Eating Disorders & Neuroplasticity Breakthroughs for Intensive Psychotherapists & Other Clinicians
Norman Doidge, M.D., Author of The Brain that Changes Itself and The Brain’s Way of Healing
Date: March 13, 2019
NYU Kimmel Center
Eisner and Lubin Auditorium
60 Washington Square
New York, New York 10012
Early Bird: $89 (through February 15th, 2019)
Regular Cost: $109 (after February 15, 2019)
CE Cost: Additional $40 (6 CE Available)
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ABOUT THE CONFERENCE
Eating Disorders & Neuroplasticity Breakthroughs for Intensive Psychotherapists & Other Clinicians, Norman Doidge, MD
Course Description: Can eating disorders, especially, the severe kind which are often described as the most rigid of conditions, actually be changed? A new approach to the illness, that combines the best of depth-psychology, new insights from neuroplasticity, and our latest understanding of the brain and how our two brain hemispheres function, will be explained by Norman Doidge, author of The Brain that Changes Itself.
The Avalon Hills residential treatment team has created a milieu to apply this model. Dr. Doidge will show why psychodynamic approaches, with subtle modifications and supports, are not only relevant to treating these problems, but an indispensable component in many cases, if one is to move beyond symptom management towards addressing the problems that underlie the syndrome. If used properly, this psychotherapy is a powerful way to not only change the mind, but, as we will show with brain source localization, to change distorted brain maps of the body, and emotion. Even though these patients show rigid eating disorder behaviors that does not mean their brains lack plasticity; the behaviors are actually an expression of their plasticity, gone awry.
The workshop will also show how psychotherapy and neuroplastic techniques help patients to use their plasticity to restore healthy development, through a deeper understanding of the relationship between our two brain hemispheres. The team will share what we have learned about the ego functions that need to be targeted in intensive psychotherapy, and document brain changes before and after dynamic psychotherapy, and related modalities. When successful, the patients don’t just “control” the disorder, but rather, grow out of the need for it. This will be of interest to therapists working with severe personality problems as well.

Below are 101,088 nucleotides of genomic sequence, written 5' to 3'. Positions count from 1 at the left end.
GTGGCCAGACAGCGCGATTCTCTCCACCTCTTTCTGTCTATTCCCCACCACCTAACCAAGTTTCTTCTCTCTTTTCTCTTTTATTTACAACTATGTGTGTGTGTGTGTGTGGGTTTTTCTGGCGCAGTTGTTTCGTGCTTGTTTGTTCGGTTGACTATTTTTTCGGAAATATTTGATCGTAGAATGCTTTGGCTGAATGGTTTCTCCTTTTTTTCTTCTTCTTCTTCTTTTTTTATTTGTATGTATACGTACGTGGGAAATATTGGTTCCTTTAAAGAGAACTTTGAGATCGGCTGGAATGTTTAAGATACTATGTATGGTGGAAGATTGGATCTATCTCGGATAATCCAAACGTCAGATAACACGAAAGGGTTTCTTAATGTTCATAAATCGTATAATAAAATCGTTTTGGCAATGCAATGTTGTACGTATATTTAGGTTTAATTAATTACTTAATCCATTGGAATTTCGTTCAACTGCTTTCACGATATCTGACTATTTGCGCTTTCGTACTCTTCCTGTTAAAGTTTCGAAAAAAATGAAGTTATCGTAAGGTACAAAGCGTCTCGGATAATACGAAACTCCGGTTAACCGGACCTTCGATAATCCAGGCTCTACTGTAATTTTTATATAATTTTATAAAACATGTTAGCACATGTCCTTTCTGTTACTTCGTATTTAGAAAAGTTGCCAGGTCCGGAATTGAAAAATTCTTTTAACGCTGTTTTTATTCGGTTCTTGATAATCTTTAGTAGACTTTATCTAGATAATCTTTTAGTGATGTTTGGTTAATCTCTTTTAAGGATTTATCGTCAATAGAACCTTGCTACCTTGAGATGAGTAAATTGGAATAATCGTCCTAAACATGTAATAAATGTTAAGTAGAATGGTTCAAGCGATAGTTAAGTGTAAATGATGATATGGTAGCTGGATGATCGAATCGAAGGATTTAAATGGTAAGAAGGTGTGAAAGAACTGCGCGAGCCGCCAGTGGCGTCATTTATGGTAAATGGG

Understanding and Applying the Neurobiology of Eating Disorders in a Therapeutic Setting
Presenter: Jeffrey DeSarbo, D.O., Eating Disorder Psychiatrist
Promoting Brain Changes in Individuals with Eating Disorders
Presenters: Ed Hamlin, Ph.D and Donald Hebert, MFT, Th.D
About Norman Doidge, M.D.
Norman Doidge, M.D., is a psychiatrist and psychoanalyst, on faculty at the Departments of Psychiatry at the University of Toronto, and Columbia University, Center for Psychoanalytic Training and Research. He is a Training and Supervising Analyst at the Toronto Institute of Psychoanalysis. His book, The Brain that Changes Itself was chosen by the Dana Brain Foundation, USA’s journal, Cerebrum, from among the 30,000 brain books, as the best general book on the brain. It is an international and New York Times Bestseller, in 27 languages, and has sold over a million copies. It has been described by the London Times as, “Brilliant…Doidge has identified a tidal shift in basic science…The implications are monumental.” The New York Times Science Times has written that The Brain That Changes Itself, has “implications…not only for individual patients with neurologic disease but for all human beings, not to mention human culture, human learning and human history.” Dr. Doidge has won the Sigourney Prize, considered the highest award in International Psychoanalysis.
For conference inquiries please contact: (435) 938-6003.